It’s hard to be gracious towards BN

It’s hard to be gracious towards BN
By Zan Azlee

I never thought BN would actually be ousted from power in Malaysia. After 61 years since independence, you can’t blame me for already having it ingrained in me that BN will forever be the government.

If anything, I thought the margin of BN’s win was what would determine if it was a victory or not. The best outcome that I had hoped for was for Pakatan Harapan to deny them a huge marginal win so that they would have to face a stronger opposition in Parliament.

In part, it was the fatigue of the past two elections where Harapan had come so close, yet there was no cookie. 2008 was a nice surprise when they managed to wrest three states from BN. Everyone celebrated that one.

2013 was the huge disappointment. I, and many Malaysians, thought this would have been the one where Harapan would do it. Spirits were high and the effort put in was tremendous. Unfortunately, they won the popular vote but not Parliament.

And two days ago, when the results for the 2018 general election started trickling in and I could see it was just neck-and-neck from the very beginning, I was still pretty subdued and still told myself that I had to manage my expectations.

But as the hours crept by and it didn’t seem like Harapan would be losing the lead, I started to get excited. When the number of constituencies that turned red increased and inched closer to the halfway mark of 112, Mahathir announced that Harapan had enough seats to win.

I was elated, but to be honest, still very apprehensive. You never know what could happen. Malaysians have been used to so many dirty tricks being pulled that we saw everything through tinted shades of grey. We were still not counting our chickens before they hatched.

But slowly, it cemented together. It was the next morning before the official results released by the Election Commission finally showed that Harapan had won by a simple majority. Even then, they didn’t say outright that Harapan had won. They just announced the number of seats won.

It would take another 20 hours before the new prime minister from Harapan would finally be sworn in by the king. But he did it, and unbelievable as it is, BN has finally been ousted from the government after 61 years.

The fact that BN, while in power, created so many hurdles and challenges to make it almost impossible for them to lose made it even more satisfying. With the gerrymandering and redelineation of constituency borders, it still couldn’t keep Harapan from winning.

It boiled down to two simple things, actually. Firstly, it was the fact that Harapan finally had a leader that could bring together the hodge-podge of parties that formed the coalition.

Sure, it was Mahathir, who they may have considered to be evil in the first place, but I guess people were convinced enough that he really did want to right the wrongs that he had committed when he was a member of BN and was the prime minister for 22 years. This may still be an issue, but it was the greater good that people were looking at for now.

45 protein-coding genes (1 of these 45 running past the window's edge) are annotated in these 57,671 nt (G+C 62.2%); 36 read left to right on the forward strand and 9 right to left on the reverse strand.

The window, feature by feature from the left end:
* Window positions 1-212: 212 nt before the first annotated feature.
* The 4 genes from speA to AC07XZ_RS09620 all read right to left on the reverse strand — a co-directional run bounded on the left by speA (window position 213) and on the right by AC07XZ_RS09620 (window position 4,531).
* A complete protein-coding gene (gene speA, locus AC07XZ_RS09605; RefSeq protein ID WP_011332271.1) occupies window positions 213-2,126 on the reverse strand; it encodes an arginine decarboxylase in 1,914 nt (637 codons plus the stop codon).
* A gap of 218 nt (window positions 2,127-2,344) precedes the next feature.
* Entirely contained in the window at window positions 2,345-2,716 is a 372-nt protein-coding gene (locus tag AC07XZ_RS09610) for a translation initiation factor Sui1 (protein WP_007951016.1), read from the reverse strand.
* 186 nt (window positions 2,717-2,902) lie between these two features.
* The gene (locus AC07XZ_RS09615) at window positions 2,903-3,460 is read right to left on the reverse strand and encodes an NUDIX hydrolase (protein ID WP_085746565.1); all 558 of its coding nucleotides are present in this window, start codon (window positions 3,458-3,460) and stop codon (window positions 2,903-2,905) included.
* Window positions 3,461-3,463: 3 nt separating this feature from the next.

Secondly, corruption in the government finally became too much for Malaysians to accept. The 1MDB scandal was definitely a big one. Initially, it was too complicated for people to comprehend. But eventually, people realised that it just boiled down to simple abuse of power and theft.

Enough is enough.

BN just had to go. They had to be shown the exit because absolute power corrupts absolutely. No one party should ever be in power for too long, and in BN’s case, they shouldn’t be in power forever.

Harapan’s win has opened the floodgates to a better democracy and more accountability. Now, like it or not, BN has to clean themselves up, and the best way for them to do this is to be the opposition.

One of the first things BN needs to do, among many, many other things, is to sack Najib Abdul Razak as their president. But this will be discussed in another instalment of my column. So please wait for that.

Being gracious towards BN

People say that we cannot be smug and we need to be gracious about ousting BN out from Putrajaya. This is very true. They have already lost and we shouldn’t kick them when they are down. But, understandably, this is something many Malaysians find very hard to do.

Take me, for example. I have gone through many struggles with the BN government. I am a journalist and I learned that you couldn’t practice journalism to its full potential in Malaysia. I have had articles spiked and jobs jeopardised. I have even had my documentary films banned.

I have been detained by the authorities just because I was doing my job. I have witnessed all kinds atrocities committed towards my fellow Malaysians. It was a very oppressive time for many when BN was in power.

My example is really a very mild one. There are many Malaysians who have had to go through much more than me over the years. I can only imagine how they must be feeling right at this moment.

So forgive me, and many other Malaysians, if we make one or two snarky remarks about BN. We just can’t help it. It has been too long and we have been through too much. But rest assured, that is all that we will do.

At the end of the day, I want a better Malaysia. Trust me that the new government will be monitored and scrutinised just as critically. And the opposition will be monitored and scrutinised too, so that they will play their role in keeping everything in check.

Malaysians have united, regardless of ethnicity and religion, to show that they want a change for the better. What happened on May 9 and 10 has given the country hope and faith that we are okay and that we can now be on our way to being a normal country.

[This article was originally written for and published at]

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